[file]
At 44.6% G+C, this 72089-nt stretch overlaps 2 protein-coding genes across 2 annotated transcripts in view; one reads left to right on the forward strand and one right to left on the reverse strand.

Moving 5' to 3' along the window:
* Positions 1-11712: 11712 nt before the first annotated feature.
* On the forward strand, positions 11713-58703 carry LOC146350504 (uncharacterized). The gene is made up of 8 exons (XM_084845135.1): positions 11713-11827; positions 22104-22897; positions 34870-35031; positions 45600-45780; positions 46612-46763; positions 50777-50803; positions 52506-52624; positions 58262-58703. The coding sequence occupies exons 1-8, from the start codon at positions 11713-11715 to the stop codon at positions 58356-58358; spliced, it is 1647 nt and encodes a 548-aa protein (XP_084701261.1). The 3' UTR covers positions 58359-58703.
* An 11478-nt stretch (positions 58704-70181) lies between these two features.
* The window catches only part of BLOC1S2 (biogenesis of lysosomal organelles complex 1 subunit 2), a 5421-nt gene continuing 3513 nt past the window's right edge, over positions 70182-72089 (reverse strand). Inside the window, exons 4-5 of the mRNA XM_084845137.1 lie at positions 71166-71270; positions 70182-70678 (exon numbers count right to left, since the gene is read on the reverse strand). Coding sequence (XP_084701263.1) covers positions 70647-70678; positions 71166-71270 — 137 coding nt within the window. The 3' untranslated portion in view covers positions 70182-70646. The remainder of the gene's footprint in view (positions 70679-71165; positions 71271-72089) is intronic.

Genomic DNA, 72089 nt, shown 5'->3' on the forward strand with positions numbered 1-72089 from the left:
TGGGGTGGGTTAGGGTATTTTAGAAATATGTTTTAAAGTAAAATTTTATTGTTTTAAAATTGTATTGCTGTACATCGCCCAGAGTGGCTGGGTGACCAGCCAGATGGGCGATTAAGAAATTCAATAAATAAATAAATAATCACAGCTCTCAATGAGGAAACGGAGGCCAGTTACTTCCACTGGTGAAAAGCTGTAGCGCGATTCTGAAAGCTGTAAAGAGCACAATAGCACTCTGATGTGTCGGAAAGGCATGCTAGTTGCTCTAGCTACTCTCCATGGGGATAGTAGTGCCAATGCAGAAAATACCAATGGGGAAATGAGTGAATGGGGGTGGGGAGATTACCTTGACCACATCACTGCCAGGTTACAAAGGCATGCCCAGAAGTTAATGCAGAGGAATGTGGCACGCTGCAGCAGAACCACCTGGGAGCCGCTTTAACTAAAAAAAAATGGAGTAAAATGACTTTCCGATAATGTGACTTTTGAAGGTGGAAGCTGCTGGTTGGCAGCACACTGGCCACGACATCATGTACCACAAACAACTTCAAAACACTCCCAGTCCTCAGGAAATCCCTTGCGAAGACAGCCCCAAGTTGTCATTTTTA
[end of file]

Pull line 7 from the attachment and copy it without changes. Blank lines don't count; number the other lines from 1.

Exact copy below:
Genomic DNA, 72089 nt, shown 5'->3' on the forward strand with positions numbered 1-72089 from the left: